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Stuyvesant Square Park, Manhattan

Stuyvesant Square (1930)
New York Public Library

Stuyvesant Square Park is a park spanning from East 15th Street north to East 17th Street and from Rutherford Place east to Nathan D. Perlman Place. The square is commonly thought to be named for 
Peter Stuyvesant, the last of the Dutch Director-General of the colony of New Netherlands until it was ceded to English control in 1664. It is actually named for Peter Gerard Stuyvesant.


Stuyvesant Square (1905)
Museum of the City of New York

The park lies within what was the Stuyvesant family farm. The farm once stretched from the Bowery to the East River and from 3rd Street to 14th Street. The park itself is in the approximate location of the original Stuyvesant family mansion.

Randel Farm Map 1818-1820

In 1836, Peter Gerard Stuyvesant and his wife Hellen Rutherford reserved four acres of the family farm and sold it to the City of New York for $5 as a public park, with the proviso that the City of New York build a fence around it. The park square, originally to be named Holland Square, ultimately was named for it's namesake benefactor. Peter Gerard Stuyvesant co-founded the New York Historical Society and was among the richest Americans at the time. He is also the great-great-grandson of Peter Stuyvesant.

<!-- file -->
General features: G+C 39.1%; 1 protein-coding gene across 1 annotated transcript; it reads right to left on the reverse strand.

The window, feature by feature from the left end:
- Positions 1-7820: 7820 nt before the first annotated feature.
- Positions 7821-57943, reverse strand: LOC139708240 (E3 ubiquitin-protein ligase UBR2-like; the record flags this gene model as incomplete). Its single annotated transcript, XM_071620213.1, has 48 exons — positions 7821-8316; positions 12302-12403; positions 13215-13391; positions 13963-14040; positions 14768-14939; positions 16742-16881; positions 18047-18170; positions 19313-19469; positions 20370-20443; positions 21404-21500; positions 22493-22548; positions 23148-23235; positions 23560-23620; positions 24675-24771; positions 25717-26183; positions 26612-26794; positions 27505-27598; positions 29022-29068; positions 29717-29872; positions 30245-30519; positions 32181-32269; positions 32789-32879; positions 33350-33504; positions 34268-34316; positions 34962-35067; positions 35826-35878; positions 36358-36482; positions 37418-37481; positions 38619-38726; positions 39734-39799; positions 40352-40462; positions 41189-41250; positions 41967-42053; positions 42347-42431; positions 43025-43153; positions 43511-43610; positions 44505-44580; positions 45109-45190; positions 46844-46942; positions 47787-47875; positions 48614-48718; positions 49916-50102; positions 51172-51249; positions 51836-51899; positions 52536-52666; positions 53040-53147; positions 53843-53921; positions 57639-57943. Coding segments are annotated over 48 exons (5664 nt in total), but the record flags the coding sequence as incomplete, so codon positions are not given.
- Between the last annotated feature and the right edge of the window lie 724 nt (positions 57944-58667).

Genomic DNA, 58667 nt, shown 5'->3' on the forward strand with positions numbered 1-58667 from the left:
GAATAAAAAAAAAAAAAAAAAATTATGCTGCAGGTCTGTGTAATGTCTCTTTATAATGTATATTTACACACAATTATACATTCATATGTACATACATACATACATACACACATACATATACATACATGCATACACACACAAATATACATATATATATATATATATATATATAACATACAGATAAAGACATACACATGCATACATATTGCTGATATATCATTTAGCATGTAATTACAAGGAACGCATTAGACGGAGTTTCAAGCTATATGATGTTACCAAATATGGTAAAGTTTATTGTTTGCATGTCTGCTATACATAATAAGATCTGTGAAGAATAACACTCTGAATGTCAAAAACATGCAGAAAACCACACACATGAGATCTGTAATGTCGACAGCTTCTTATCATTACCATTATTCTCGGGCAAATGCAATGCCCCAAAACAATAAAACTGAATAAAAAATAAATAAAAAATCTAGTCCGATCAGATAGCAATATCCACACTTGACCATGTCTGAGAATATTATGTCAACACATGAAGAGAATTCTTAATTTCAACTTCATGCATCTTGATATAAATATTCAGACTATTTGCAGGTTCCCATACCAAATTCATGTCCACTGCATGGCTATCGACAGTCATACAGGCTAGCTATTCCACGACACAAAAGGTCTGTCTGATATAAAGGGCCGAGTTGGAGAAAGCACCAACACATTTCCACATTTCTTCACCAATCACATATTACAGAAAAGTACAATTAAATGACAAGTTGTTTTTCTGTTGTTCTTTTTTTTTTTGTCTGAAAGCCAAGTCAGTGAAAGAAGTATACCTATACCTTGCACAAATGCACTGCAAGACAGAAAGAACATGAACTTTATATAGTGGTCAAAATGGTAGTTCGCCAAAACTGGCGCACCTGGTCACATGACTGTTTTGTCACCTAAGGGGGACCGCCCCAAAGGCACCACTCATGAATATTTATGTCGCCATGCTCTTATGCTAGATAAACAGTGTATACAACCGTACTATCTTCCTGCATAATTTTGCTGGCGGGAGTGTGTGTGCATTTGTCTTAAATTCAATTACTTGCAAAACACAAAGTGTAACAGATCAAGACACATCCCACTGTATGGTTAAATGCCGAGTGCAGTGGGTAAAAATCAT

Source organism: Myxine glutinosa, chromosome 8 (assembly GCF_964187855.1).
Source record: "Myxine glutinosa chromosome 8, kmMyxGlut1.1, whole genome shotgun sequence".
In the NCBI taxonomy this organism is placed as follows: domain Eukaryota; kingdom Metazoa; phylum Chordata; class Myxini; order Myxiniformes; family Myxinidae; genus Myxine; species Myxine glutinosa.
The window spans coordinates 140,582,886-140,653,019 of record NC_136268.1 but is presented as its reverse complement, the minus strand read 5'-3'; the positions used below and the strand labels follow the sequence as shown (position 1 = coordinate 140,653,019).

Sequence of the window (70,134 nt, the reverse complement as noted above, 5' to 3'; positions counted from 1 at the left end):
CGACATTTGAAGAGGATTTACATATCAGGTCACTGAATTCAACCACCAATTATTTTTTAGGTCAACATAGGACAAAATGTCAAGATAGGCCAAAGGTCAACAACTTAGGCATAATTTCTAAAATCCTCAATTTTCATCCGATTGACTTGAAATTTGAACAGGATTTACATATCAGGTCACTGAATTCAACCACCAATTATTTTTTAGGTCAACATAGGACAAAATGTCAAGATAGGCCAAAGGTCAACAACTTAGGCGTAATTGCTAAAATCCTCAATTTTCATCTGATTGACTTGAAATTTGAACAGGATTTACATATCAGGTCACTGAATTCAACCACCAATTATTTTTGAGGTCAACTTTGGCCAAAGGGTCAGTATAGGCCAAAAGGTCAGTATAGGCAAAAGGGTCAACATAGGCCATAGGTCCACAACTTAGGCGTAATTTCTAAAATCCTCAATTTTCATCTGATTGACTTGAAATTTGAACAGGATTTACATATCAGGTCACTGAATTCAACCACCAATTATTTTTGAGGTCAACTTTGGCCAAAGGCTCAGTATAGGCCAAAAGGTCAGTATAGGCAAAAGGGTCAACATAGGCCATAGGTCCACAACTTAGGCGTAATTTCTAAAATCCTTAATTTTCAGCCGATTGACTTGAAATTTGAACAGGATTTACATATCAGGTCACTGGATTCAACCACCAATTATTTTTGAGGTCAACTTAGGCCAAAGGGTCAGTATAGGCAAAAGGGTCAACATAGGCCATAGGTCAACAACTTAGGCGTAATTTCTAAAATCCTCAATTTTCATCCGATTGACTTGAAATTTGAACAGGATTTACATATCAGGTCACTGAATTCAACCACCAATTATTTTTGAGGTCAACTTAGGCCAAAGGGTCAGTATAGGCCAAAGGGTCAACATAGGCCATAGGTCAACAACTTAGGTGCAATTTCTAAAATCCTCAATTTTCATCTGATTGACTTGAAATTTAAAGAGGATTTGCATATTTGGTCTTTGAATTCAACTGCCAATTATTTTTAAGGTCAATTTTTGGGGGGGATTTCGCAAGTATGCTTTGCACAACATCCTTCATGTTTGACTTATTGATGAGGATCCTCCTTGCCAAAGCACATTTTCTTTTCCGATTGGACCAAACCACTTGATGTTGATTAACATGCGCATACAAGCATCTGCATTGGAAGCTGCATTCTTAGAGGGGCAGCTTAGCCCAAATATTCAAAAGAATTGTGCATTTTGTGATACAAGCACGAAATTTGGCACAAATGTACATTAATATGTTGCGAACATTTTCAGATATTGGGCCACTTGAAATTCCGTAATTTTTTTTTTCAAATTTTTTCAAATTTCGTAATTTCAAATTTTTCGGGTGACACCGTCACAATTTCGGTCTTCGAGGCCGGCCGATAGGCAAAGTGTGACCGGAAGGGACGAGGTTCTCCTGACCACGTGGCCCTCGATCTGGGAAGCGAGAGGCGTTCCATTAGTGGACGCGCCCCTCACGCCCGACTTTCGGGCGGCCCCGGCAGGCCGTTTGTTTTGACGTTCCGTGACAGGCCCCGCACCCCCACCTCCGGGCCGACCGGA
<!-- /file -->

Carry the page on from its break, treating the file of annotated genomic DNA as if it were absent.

Stuyvesant Square (1815)
New York Public Library

The Square remained vacant until a 1839 lawsuit by Stuyvesant spurred development of the valuable land, and caused the City to enclose the land. The cast iron fence erected in 1847 still stands today, and is thought to be among the oldest and possibly the second-oldest park fence in New York City. The oldest park fence surrounds Bowling Green, erected in 1771.

Stuyvesant Square (1918)
Museum of the City of New York

The park's two fountains were installed by 1850 and opened to the public. The park was rehabilitated in the 1930s, with modifications by landscape architect Gilmore D. Clarke, including construction of comfort stations, playgrounds and other built amenities.

Stuyvesant Square and Beth Israel Hospital (1929)
Museum of the City of New York

Park monuments include:

Director General (Governor) Peter Stuyvesant (1591-1672) the last governor-general of the Dutch colony. The statue by Gertrude Vanderbilt Whitney, was unveiled in 1941 with Stuyvesant standing on his peg leg. The statue was donated by the Netherland American Foundation, and was exhibited by the Netherlands Pavilion in the 1939 New York World's Fair. Ironically, the sculpture faces the Friends Meeting House of the Quakers, a denomination he persecuted in life.

Antonin Dvorak (1841-1904) the renowned Bohemian composer and director of the National Conservatory of Music of America. Among his compositions is "Music From The New World" The Czech's former home was 327 E 17 Street, today the site of The Robert Mapplethorpe Residential Treatment Facility - a unit of the Mount Sinai Beth Israel Medical Center. The facility is named for the avant-garde photographer. The bronze monument, by Croatian-American sculptor Ivan Mestrovic, was unveiled in 1963 and relocated to the Square in 1997 from the roof of Lincoln Center's Avery Fisher Hall.